Ovarian Cancer

  • 1000 mg/m2 IV over 30 minutes on days 1 and 8 of each 21-day cycle. Carboplatin should be administered IV on day 1 of each 21-day cycle after gemcitabine administration.

Pancreatic Cancer

  • 1000 mg/m2 IV one time over 30 minutes.
  • Weeks 1 through 8: Weekly dosing for the first 7 weeks, followed by one week of rest. If toxicity occurs, a dose should be held.
  • After week 8: Weekly dosing on Days 1, 8, and 15 of 28-day cycles

Non-Small Cell Lung Cancer

  • Four-week schedule: 1000 mg/m2 IV over 30 minutes on days 1, 8, and 15 in combination with cisplatin therapy
  • Three-week schedule: 1250 mg/m2 IV over 30 minutes on days 1 and 8 in combination with cisplatin therapy.

Side Effects of Gemcitabine Hydrochloride

More Common

  • Black, tarry stools
  • bleeding gums
  • bloating or swelling of the face, arms, hands, lower legs, or feet
  • blood in the urine or stools
  • blurred vision
  • burning, crawling, itching, numbness, prickling, “pins and needles”, or tingling feelings
  • chest pain
  • cloudy urine
  • confusion
  • cough
  • coughing up blood
  • diarrhea
  • difficult or labored breathing
  • difficulty in moving
  • difficulty in swallowing
  • dizziness
  • dizziness, faintness, or lightheadedness when getting up suddenly from a lying or sitting position

Common

  • severe constipation for 3 days that has not been relieved by laxatives
  • severe diarrhea (3 or more watery bowel movements per day lasting more than 24 hours)
  • signs of clotting problems (e.g., unusual nosebleeds, bruising, blood in urine, coughing blood,  bleeding gums, cuts that don’t stop bleeding)
  • signs of kidney problems (e.g., increased urination at night, decreased urine production, blood in the urine, change of urine color)
  • signs of  liver problems (e.g., nausea, vomiting, diarrhea, loss of appetite, weight loss, yellowing of the skin or whites of the eyes, dark urine, pale stools)
  • skin rash
  • sores on mouth or lips
  • swelling of fingers, feet, or lower legs
  • symptoms of anemia (i.e., shortness of breath, paleness, tiredness, fast heart rate, yellowing of the skin or eyes, dark urine)
  • symptoms of infection (i.e., fever, cough, chills, difficult or painful urination, pain in the side or lower back)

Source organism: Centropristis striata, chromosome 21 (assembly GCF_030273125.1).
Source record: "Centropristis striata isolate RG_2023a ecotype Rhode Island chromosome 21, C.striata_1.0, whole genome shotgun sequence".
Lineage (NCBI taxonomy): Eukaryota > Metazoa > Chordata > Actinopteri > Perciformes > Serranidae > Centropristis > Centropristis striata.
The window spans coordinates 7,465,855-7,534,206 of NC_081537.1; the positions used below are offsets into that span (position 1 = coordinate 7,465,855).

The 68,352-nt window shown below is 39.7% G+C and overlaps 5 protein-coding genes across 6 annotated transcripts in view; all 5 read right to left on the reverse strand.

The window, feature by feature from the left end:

• vision changes
  • vomiting lasting more than 24 hours after treatment
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Rare

  • Difficulty having a bowel movement
  • hair loss
  • sleepiness or unusual drowsiness
  • thinning of hair
  • Bleeding, blistering, burning, coldness, discoloration of the skin, feeling of pressure, hives, infection, inflammation, itching, lumps, numbness, pain, rash, redness, scarring, soreness, stinging, swelling, tenderness, tingling, ulceration, or warmth at the injection site.

Drug Interactions of Gemcitabine Hydrochloride

Gemcitabine may interact with following drugs, supplements & may change the efficacy of the drug

  • other cancer medications
  • clozapine
  • deferiprone
  • denosumab
  • digoxin
  • dipyrone
  • echinacea
  • fingolimod
  • fluorouracil
  • leflunomide
  • natalizumab
  • nivolumab
  • pimecrolimus
  • roflumilast
  • tacrolimus
  • tofacitinib
  • trastuzumab
  • vaccines
  • warfarin

Pregnancy Category

AU TGA Pregnancy Category: D
US FDA Pregnancy Category: D

Pregnancy

Gemcitabine should not be used during pregnancy. Effective birth control should be used while receiving this medication. Gemcitabine may harm the baby if used during pregnancy. If you become pregnant while taking this medication, contact your doctor immediately.

Lactation

It is not known if gemcitabine passes into breast milk. Women receiving gemcitabine should not breast-feed. The safety and effectiveness of using this medication have not been established for children.

References

Gemcitabine Hydrochloride